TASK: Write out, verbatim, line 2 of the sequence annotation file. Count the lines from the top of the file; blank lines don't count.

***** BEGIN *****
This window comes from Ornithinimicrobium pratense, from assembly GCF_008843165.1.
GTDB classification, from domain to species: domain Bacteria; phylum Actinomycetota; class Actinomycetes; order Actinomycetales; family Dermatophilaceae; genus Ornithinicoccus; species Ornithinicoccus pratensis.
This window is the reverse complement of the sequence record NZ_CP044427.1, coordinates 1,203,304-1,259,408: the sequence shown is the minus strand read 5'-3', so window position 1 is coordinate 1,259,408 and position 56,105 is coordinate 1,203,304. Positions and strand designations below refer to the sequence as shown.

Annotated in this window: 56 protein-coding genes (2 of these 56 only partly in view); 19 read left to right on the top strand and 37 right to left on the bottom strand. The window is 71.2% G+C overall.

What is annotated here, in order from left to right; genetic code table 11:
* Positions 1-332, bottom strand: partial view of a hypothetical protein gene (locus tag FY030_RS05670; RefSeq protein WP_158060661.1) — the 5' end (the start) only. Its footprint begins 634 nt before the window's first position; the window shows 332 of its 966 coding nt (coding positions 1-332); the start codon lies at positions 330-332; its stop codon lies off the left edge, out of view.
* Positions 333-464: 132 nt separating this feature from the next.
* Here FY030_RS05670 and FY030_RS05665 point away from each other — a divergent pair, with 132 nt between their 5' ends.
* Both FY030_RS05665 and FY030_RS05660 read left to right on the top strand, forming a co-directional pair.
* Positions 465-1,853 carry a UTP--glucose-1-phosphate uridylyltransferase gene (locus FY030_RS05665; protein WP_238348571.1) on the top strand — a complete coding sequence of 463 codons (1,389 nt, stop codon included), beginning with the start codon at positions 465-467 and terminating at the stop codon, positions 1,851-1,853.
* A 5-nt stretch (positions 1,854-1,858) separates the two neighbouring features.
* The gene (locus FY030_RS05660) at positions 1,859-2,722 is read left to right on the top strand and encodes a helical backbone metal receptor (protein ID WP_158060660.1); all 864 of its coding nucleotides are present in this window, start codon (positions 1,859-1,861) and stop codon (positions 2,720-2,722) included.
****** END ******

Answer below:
GTDB classification, from domain to species: domain Bacteria; phylum Actinomycetota; class Actinomycetes; order Actinomycetales; family Dermatophilaceae; genus Ornithinicoccus; species Ornithinicoccus pratensis.